Is this what we desire to do when we use contraception? Of course not. We’re all looking to love in the best way possible, and contraception is haloed by a multitude of loving, altruistic reasonings. We’re to allow pharmaceuticals into our sex lives because, and as Anne mentioned, we “can give the children [we] choose to have more attention and care,” so we can be responsible, so we avoid putting our beloved through a dangerous pregnancy, so we can wait until we have more money, etc. None of these reasons are selfish.
But again, the Church isn’t saying contraception is selfish because all intercourse should bring forth babies. She calls contraception selfish because it disrupts self-gift during the particular act of sex, suppressing through artificial technology the personal fact of fertility, and thus the ability to “bring new life into being.” By saying that “planning a pregnancy” can be unselfishness, Libby Anne frames what the Church agrees with as an argument against Catholic thought, and thereby misses the point. Her next claim:
Similarly, the idea that chastity (meaning no pre- or extra-marital sex) automatically stems from altruism rather than, say, threats of hellfire is also wrong.
I suppose it’s too much to ask that a critique of Catholic teaching is preceded by the accurate description of Catholic teaching. Chastity does not just mean “no pre- or extra-marital sex,” and I’ll straight up bet a sibling on it. The Catholic Church holds the remarkable distinction of writing down every damn bit of doctrine she thinks up, and in her definition of Chastity, beautifully expressed in the Catechism of the Catholic Church, we find that:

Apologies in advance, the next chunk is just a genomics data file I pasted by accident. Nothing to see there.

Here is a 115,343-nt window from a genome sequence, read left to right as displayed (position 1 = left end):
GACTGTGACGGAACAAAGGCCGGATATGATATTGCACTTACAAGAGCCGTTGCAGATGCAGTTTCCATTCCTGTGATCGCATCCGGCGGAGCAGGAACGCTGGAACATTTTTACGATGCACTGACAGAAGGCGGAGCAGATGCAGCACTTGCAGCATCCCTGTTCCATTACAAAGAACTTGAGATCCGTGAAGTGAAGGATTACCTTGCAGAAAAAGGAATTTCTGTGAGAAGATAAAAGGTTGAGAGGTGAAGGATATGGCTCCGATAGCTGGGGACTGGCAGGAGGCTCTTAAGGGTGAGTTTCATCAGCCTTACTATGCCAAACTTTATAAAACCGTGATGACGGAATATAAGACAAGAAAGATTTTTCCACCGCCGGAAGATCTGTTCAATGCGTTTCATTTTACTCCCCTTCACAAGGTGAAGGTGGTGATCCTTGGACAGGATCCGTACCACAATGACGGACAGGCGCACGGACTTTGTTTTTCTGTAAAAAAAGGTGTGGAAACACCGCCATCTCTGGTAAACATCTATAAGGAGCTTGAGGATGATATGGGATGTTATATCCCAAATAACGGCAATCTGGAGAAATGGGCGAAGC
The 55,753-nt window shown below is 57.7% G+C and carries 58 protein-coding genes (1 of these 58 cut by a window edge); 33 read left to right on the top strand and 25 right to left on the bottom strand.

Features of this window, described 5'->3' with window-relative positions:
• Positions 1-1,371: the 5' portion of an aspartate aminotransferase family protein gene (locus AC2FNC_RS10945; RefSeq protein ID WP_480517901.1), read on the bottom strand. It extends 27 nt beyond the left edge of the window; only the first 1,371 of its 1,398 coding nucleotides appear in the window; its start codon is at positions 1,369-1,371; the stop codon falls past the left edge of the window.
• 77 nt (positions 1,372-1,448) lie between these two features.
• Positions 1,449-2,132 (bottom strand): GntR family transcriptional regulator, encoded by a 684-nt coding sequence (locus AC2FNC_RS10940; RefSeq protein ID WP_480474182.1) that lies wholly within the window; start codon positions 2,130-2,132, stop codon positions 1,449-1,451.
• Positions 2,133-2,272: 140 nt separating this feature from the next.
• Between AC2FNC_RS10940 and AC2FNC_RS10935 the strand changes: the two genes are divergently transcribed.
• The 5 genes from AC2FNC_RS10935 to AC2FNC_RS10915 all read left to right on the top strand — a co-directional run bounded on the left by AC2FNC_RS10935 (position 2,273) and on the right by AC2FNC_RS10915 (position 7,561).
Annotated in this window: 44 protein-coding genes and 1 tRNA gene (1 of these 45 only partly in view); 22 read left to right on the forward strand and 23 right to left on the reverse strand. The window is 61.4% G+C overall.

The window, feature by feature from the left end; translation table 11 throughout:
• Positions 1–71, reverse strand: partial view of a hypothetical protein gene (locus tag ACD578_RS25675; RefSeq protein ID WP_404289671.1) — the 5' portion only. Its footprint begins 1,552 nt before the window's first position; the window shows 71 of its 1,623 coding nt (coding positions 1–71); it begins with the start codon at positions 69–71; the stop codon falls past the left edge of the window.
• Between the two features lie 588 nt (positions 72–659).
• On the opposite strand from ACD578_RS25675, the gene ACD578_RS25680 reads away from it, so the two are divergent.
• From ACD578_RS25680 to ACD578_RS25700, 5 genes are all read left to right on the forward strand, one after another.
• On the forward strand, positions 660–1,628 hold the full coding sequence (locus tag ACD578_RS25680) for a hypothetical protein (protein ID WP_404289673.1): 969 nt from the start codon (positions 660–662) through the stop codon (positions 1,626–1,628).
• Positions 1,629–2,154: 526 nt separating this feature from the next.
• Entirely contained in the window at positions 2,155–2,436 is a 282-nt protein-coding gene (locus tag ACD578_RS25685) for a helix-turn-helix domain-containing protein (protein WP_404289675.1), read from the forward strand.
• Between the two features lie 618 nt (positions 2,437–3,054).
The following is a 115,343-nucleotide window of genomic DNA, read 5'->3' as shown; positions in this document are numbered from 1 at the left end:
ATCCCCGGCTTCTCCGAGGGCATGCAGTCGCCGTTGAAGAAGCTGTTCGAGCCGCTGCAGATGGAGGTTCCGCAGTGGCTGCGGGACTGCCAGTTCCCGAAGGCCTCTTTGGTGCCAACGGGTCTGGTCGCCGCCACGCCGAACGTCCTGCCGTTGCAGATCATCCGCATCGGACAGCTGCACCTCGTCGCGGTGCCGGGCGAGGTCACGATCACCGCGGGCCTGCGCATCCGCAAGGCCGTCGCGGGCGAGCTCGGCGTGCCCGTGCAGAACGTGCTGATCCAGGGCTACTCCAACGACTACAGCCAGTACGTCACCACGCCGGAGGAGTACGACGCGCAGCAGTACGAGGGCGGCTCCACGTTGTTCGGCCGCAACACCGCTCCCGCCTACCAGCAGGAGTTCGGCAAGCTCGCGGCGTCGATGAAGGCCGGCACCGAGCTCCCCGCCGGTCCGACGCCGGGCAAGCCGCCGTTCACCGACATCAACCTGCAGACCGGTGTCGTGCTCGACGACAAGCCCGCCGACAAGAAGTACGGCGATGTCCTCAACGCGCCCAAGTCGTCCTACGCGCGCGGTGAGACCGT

Chastity means the successful integration of sexuality within the person and thus the inner unity of man in his bodily and spiritual being.
Yes, Libby Anne is right, chastity-as-the-absence-of-sex does not necessarily spring from altruism. The fact that I destroyed my social skills in an Arrested Development marathon, losing my ability to even speak to beautiful women without the use of inside jokes, and thereby maintained my virginity is hardly an altruistic act of lily-white chastity. But no one besides Libby Anne and the “purity culture” she mistakes for the Catholic Church is claiming such “chastity” as anything but idiocy.
Chastity is the successful integration of sexuality within the person. Sexual integration that comes from a fear of punishment is not a free, authentic action moving towards a positive goal, but a not-doing moved more by necessity than freedom, a desire to lack Hell that overwhelms the desire to gain Heaven. Chastity is not a flight from God’s justice, but a positive grasp of the self, “an apprenticeship in self-mastery which is a training in human freedom.” (CCC 2338) In fact, the Church specifically disallows her followers to be “chaste” by “mere external constraint” — by merely being too frightened to not be chaste.
Man’s dignity therefore requires him to act out of conscious and free choice, as moved and drawn in a personal way from within, and not by blind impulses or by mere external constraint. Man gains such dignity when, ridding himself of all slavery to the passions, he presses forward to his goal by freely choosing what is good…” (CCC 2339)
Not, need I note, by being really scared of hellfire. So yes, the graphic is too simplistic, but its critique is worse. What gets parried in clipart and simple sentences needs bolstering all around. From Libby Anne:
Additionally, there is literally no reason that contraception would give flower to divorce.
I can think of a pretty simple reason why an increase in contraception would lead to an increase in divorce. It is a well-discussed fact that childless couples are more likely to divorce than couples with children, and, according to the study “Marital Dissolution: Divorce, Separation, Annulment and Widowhood,” published in the Handbook of Marriage and the Family, “The likelihood of a divorce decreases as the number of children in a family increases.” I am reminded of a study of Qatari women showing precisely the same phenomenon: “For every child in a family, the likelihood that couple will divorce goes down.”